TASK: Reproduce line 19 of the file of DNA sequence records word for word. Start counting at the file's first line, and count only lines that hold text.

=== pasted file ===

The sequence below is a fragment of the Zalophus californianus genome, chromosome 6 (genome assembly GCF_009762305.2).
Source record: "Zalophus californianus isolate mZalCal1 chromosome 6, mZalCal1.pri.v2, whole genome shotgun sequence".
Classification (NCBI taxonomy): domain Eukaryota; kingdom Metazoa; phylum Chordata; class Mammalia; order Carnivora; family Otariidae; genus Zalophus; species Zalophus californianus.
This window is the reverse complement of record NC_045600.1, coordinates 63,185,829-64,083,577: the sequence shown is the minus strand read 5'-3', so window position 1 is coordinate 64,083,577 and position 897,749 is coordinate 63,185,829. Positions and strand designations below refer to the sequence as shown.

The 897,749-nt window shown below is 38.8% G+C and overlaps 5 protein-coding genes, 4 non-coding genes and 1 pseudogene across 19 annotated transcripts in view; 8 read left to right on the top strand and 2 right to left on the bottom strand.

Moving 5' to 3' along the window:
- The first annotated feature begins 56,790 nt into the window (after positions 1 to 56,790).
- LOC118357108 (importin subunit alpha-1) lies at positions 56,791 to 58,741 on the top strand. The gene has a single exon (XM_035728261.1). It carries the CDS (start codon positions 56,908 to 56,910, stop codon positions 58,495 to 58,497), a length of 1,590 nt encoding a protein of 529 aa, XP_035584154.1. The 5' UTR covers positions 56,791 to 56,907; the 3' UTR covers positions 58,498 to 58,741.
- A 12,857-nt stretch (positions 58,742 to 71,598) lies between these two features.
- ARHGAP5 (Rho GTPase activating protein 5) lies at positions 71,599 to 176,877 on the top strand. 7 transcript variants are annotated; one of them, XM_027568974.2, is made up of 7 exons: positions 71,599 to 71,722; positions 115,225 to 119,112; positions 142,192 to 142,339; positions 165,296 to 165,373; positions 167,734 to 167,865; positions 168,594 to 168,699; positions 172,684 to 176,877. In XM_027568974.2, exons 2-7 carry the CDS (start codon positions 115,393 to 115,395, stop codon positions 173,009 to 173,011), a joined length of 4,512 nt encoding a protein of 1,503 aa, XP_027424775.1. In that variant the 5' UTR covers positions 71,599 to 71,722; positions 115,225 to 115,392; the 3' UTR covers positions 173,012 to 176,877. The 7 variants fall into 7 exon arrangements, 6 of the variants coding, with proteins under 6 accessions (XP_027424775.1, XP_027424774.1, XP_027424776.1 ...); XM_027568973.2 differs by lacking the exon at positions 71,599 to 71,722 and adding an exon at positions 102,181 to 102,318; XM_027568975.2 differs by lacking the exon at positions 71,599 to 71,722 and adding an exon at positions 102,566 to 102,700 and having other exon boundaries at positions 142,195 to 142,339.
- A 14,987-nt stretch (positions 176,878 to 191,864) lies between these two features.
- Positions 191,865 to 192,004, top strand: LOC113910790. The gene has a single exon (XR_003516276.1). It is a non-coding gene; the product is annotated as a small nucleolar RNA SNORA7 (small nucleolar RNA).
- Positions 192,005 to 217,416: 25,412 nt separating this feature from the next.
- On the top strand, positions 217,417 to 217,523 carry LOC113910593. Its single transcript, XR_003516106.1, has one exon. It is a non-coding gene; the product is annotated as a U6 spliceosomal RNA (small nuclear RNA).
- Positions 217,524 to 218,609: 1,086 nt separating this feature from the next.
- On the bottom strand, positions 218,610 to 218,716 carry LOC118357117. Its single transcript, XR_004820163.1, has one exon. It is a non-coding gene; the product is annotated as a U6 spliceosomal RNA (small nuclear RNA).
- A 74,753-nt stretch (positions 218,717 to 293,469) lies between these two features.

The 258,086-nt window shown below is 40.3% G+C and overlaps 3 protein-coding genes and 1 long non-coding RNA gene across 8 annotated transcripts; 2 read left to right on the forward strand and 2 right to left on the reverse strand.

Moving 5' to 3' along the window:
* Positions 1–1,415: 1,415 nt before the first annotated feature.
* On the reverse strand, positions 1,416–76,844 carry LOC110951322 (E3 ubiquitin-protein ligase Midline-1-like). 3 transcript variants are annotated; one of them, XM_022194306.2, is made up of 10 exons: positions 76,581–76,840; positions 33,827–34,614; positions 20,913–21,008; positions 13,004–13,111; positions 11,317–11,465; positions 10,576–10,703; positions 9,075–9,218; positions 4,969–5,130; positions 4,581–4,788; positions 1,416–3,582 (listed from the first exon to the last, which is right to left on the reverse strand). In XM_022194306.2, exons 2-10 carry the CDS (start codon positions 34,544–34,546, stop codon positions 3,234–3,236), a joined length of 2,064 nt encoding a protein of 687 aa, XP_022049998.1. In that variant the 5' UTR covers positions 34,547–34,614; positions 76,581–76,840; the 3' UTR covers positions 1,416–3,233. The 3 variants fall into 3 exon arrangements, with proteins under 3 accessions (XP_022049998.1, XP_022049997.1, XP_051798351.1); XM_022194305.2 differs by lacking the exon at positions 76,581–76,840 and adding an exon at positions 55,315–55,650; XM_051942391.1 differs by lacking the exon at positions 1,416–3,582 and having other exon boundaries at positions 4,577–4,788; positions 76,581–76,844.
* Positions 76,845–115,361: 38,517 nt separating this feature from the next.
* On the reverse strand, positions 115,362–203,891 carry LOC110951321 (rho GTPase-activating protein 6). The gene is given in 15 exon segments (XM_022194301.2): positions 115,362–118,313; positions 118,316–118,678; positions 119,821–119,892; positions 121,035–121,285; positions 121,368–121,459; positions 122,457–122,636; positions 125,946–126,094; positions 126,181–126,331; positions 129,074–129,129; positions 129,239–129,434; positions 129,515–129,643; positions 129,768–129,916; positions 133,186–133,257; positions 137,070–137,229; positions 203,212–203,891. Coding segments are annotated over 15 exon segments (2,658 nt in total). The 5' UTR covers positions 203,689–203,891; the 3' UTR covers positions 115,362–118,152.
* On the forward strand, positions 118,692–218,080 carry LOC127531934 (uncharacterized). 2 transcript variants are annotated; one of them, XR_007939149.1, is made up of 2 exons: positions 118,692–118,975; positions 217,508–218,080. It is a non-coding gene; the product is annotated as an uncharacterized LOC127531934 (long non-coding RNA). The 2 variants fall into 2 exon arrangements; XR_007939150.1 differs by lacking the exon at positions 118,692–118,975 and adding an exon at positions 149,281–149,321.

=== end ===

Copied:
Moving 5' to 3' along the window: